• I love the history and stories attached to them.  For example, the Ensisheim meteorite fell in France on November 7, 1492.  That was the same year Columbus sailed for the New World.  I have a slice of Ensisheim in my collection.  On December 14, 1807 there were a series of stones falling near the town of Weston, Connecticut.  This was the FIRST meteorite to be classified in the newborn United States and thus is the beginning of meteorite science in the U.S. Thomas Jefferson was a naysayer and reportedly said “I would more easily believe that (a) Yankee professor would lie than that stones would fall from heaven.”  Once again, you can obtain a piece of this meteorite. What history!! There are so many more meteorites with cool stories attached to them
  • I like they way they look.  Some are shaped like rocket nosecones (we call this "oriented"). Some have flute marks and striations.  Some have glossy black fusion crust that looks like it was dipped in black glass. Some have pits and indentations (called regmaglypts to us meteorite folk).
  • They come from exotic places. A meteorite (rock) from Mars? Yes.  Fragments of asteroids like Vesta? Yes. A piece of the moon? Yup. How about the core (iron meteorite) of an old planetoid? Yes. How about a piece of the core-mantle boundary of a differentiated asteroid (pallasite)? Sure thing. Amazing.
  • They have VALUE.  Yes, believe it or not, some can be worth quite a bit of money (more than gold), but MANY are not worth a whole lot.  In any case, it is nice to be able to sell them and get money back out of them when you want to buy another!
If you want to buy a meteorite please visit MILE HIGH METEORITES!
The Ensisheim meteorite-Fell in 1492 when Columbus sailed for the New World

The Weston meteorite-Thomas Jefferson remarked on this

The Allende meteorite-Contains material older than our Sun

The Johnstown meteorite - Fragment of the asteroid Vesta

The Fukang meteorite - A pallasite from the core-mantle boundary of an asteroid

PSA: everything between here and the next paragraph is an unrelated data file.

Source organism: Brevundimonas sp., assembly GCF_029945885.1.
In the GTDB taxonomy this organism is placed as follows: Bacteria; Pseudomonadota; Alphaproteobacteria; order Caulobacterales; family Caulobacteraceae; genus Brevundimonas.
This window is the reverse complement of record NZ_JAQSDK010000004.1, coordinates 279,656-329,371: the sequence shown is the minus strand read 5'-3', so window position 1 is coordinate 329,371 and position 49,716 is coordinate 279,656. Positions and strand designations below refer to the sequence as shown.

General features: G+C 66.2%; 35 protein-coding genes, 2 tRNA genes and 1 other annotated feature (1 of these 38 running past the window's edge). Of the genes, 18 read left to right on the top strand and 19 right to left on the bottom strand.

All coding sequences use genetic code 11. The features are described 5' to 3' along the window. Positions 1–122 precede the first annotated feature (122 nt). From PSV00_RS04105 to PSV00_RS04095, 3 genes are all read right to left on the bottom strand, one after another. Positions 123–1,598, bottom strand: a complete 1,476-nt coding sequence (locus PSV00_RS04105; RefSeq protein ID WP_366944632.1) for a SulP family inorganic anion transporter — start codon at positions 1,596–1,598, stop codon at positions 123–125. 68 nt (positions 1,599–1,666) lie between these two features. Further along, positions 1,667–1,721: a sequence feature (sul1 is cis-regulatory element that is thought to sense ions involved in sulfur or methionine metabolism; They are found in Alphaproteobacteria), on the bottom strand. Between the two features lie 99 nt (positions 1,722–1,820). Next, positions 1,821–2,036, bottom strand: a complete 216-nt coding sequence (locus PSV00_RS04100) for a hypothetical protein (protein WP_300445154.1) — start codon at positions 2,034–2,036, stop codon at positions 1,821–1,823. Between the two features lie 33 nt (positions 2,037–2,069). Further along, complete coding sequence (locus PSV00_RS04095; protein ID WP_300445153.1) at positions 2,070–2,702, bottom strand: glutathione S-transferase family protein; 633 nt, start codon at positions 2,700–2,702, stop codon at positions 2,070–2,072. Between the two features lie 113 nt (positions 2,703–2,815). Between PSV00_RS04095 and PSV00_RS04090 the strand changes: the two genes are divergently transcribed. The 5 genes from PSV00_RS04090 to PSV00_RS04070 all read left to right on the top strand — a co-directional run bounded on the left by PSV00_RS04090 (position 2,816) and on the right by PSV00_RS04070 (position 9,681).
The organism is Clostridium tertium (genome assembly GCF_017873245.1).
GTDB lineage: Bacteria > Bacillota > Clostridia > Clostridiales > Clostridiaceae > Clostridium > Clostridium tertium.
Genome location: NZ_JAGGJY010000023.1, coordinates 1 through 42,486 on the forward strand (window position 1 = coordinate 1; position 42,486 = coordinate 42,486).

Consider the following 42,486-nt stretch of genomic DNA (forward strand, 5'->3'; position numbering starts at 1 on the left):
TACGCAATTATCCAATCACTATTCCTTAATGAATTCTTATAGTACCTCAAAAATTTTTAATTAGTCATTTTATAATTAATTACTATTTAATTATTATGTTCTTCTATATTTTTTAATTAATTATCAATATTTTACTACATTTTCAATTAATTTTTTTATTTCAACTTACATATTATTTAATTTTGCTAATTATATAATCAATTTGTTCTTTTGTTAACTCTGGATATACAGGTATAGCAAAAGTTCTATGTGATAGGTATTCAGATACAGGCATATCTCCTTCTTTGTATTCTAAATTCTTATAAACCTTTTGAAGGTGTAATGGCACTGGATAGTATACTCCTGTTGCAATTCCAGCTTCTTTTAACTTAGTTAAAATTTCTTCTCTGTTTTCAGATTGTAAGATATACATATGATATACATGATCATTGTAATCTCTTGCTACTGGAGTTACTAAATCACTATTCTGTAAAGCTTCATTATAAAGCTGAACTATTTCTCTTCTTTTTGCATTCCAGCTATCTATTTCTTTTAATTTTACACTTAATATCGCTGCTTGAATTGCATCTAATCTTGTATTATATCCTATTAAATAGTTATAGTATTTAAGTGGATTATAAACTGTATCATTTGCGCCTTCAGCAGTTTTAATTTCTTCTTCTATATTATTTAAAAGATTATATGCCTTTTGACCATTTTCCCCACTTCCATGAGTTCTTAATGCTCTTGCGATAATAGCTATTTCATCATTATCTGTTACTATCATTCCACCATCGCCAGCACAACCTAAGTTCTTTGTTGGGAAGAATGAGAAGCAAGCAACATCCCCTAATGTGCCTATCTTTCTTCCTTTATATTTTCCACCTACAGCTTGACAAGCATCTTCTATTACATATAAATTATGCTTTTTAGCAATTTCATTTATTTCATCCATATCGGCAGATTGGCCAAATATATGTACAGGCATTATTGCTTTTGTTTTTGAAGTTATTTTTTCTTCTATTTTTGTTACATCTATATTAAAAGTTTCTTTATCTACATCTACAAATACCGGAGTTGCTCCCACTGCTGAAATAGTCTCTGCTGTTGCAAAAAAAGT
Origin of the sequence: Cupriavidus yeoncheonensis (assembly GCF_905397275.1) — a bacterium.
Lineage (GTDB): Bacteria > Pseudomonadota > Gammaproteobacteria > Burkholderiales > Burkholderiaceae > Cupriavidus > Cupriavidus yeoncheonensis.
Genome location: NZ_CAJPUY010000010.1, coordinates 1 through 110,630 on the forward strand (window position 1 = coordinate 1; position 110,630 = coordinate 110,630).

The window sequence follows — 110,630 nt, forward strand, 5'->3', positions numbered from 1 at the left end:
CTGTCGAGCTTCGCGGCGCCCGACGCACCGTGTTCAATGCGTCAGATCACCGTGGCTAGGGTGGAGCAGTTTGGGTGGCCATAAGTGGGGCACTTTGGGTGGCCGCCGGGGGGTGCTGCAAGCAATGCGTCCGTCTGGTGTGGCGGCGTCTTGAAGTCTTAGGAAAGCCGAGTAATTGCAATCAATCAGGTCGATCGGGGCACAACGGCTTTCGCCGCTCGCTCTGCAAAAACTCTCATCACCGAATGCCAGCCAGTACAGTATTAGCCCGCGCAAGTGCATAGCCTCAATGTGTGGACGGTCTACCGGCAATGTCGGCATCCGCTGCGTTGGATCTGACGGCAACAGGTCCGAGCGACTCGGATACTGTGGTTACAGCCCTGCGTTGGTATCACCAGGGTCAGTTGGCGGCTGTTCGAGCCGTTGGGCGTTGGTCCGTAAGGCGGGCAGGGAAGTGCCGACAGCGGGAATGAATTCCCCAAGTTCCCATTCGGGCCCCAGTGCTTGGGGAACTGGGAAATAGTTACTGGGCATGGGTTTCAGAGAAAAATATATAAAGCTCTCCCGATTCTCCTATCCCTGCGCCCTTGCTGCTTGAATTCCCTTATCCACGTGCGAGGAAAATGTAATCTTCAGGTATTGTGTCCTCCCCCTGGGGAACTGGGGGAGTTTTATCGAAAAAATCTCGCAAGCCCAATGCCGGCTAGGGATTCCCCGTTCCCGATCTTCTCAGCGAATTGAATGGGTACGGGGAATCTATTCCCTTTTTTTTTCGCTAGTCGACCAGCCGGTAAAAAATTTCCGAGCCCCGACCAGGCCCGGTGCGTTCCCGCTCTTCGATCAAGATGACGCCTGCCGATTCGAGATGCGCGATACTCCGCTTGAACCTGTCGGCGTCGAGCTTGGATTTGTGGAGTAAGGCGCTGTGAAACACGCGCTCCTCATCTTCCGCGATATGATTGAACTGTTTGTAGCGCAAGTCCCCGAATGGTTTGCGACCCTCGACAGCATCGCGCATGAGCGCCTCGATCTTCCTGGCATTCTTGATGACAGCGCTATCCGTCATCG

Tuesday, February 4, 2020

Belmont, Wisconsin Meteorite - Connection to the Roswell UFO Incident

A connection to the Roswell UFO Incident. Named for the original capital of the Wisconsin Territory, the Belmont meteorite was struck by a plow as a farmer cleared his field in the spring of 1958.  In 1960, it was identified as a meteorite by W.A. Broughton, a professor of geology at the former Wisconsin Institute of Technology and Dr. Lincoln LaPaz, founding Director of the Institute of Meteoritics at the University of New Mexico. Dr. LaPaz witnessed two UFOs only days after the famous Roswell UFO incident and purportedly was called into interview witnesses and determine the flight path of the recovered craft. Dr. LaPaz was also interviewed by Project Blue Book’s (yes this is the current TV show on History Channel) Dr. J. Allen Hynek about a UFO landing in Socorro, New Mexico. Our slices at Mile High Meteorites were sectioned from the meteorite mass that was acquired by Dr. LaPaz that currently resides in the collection at the Institute of Meteoritics.

232 gram slice of the Belmont, Wisconsin meteorite sectioned from the LaPaz mass 

Tuesday, January 28, 2020

The Meteorite Collection of the Denver Museum of Nature & Science DMNS 17

Pick up your copy of this publication!  An excellent synopsis of the history of the Denver Museum of Nature and Science meteorite collection by Hagadorn, Spindler, Bowles and Neu-Yagle.  It contains several never before seen photos of H.H. Nininger and shots from the DMNS archive. Also contains a full listing of the DMNS meteorite collection catalog  WELL worth the few bucks it costs for a printed copy. Our friends at the Colorado Geological Survey have some additional meteorite photos courtesy of the Denver Museum of Nature and Science.

Purchase here

Or download a free PDF here

Visit Mile High Meteorites for more meteorite-related stuff!

Thursday, January 23, 2020

What IS a meteorite?

What IS a meteorite??
Simply put, a meteorite is a rock from space.  These rocks can originate from the moon, Mars, or other bodies in our celestial neighborhood.  They come in many different types: ones that are made mostly of stone, some mixed with various percentages of metal and stone and those that are nearly completely metallic.  They can be extremely old, even older than the earth and some contain grains of pre-solar martial (YES OLDER THAN OUR SUN).  Just recently one meteorite called Murchison, which fell in Australia in 1969, was found to contain grains that are 7 BILLION years old!!

Many years ago meteorites were also known as "aerolites". The word "aerolite" is French, meaning "rock from the air.This word has generally fallen out of favor and we now use "meteorite", which is rooted in the Greek word "meteĊra" meaning "the celestial phenomena, things in heaven above," and "-ite" is added meaning "connected with or belonging to."

Visit Mile High Meteorites for more meteorite-related stuff!

Stone meteorite called Nakhon Pathom from Thailand

Stone and iron mix meteorite called a pallasite from Fukang, China

A meteorite composed of iron found near Glorieta, New Mexico